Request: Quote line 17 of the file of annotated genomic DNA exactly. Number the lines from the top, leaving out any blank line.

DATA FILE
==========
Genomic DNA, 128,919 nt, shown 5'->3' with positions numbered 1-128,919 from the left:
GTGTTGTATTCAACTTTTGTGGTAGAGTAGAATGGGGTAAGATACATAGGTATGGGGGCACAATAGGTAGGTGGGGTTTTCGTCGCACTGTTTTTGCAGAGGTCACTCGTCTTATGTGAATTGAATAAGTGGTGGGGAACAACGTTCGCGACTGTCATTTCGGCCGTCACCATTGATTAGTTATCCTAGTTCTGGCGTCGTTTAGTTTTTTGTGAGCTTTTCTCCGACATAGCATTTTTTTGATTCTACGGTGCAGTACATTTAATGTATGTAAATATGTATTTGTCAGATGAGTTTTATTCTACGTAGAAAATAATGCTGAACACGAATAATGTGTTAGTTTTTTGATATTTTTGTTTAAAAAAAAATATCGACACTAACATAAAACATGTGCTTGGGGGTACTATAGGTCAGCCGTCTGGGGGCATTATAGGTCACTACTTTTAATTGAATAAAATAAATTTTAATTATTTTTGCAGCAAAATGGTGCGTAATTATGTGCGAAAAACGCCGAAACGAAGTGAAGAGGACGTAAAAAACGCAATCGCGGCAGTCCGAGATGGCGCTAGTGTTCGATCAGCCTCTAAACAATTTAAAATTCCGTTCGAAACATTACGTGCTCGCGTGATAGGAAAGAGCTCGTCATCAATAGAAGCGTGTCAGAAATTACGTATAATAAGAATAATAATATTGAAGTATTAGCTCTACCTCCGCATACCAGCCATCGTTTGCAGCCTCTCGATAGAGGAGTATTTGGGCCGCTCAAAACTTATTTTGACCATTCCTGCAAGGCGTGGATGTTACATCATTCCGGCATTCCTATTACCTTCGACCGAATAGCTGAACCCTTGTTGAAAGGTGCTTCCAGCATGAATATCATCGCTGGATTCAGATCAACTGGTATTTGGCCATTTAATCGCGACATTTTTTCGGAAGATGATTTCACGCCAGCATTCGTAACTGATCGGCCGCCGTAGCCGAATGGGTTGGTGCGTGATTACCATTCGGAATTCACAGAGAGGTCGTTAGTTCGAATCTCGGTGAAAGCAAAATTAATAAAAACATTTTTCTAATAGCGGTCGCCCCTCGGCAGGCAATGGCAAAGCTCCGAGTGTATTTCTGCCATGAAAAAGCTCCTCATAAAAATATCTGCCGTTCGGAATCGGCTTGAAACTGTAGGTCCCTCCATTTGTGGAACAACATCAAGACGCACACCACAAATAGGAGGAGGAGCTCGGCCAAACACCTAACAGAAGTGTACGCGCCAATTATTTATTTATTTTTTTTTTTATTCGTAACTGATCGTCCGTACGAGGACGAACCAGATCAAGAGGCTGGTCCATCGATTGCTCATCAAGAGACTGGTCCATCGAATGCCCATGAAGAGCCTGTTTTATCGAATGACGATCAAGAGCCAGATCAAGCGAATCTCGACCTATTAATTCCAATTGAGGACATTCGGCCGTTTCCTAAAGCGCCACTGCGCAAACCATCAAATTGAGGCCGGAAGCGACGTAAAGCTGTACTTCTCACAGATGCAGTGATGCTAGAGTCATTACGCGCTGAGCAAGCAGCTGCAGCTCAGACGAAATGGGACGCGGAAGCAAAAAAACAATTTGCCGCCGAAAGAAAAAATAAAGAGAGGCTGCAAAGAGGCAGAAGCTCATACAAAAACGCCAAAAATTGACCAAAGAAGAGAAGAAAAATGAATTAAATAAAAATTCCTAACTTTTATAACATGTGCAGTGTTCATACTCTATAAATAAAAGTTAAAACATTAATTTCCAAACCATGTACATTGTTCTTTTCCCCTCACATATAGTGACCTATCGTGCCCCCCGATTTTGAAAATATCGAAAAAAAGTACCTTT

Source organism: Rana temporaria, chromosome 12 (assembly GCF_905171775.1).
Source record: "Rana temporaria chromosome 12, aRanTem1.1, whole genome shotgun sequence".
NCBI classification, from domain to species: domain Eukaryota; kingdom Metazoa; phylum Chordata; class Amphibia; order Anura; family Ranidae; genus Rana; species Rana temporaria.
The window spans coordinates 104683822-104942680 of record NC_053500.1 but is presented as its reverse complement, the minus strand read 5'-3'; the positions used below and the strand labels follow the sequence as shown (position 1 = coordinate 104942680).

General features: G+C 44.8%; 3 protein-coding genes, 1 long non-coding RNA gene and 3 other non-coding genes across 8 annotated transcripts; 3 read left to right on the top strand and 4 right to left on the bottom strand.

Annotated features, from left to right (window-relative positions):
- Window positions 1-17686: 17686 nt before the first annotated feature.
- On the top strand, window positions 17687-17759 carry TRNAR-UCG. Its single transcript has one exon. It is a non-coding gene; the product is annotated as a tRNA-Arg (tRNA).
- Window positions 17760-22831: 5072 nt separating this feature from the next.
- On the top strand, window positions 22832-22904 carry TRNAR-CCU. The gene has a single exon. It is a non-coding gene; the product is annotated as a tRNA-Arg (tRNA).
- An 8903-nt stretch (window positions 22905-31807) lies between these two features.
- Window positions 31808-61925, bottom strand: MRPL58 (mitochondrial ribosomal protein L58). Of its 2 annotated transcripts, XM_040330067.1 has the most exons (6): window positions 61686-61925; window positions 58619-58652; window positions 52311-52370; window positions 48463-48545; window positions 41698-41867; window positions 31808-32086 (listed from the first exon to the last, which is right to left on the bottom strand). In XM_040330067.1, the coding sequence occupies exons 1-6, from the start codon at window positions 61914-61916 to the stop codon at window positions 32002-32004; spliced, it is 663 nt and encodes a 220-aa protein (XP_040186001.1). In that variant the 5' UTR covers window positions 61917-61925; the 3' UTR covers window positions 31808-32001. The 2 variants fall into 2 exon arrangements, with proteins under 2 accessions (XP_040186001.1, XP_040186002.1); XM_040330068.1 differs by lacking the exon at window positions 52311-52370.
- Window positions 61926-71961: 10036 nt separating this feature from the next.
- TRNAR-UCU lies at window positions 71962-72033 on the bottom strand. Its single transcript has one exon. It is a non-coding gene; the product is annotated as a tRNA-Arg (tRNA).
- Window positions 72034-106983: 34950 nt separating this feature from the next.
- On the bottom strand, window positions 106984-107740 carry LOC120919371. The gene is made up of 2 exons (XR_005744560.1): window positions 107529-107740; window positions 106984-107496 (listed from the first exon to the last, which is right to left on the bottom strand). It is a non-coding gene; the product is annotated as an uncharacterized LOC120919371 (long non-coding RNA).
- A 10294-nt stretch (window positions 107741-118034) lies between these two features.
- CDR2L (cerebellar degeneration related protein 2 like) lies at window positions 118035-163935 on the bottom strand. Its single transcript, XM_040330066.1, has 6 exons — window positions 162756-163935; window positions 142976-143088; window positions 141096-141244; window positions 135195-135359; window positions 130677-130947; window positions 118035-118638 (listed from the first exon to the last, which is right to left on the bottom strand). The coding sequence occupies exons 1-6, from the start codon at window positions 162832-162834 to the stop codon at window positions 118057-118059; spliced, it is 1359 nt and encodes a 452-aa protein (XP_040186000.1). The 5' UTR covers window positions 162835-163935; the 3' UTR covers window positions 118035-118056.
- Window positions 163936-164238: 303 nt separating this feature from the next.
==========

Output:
- Window positions 72034-106983: 34950 nt separating this feature from the next.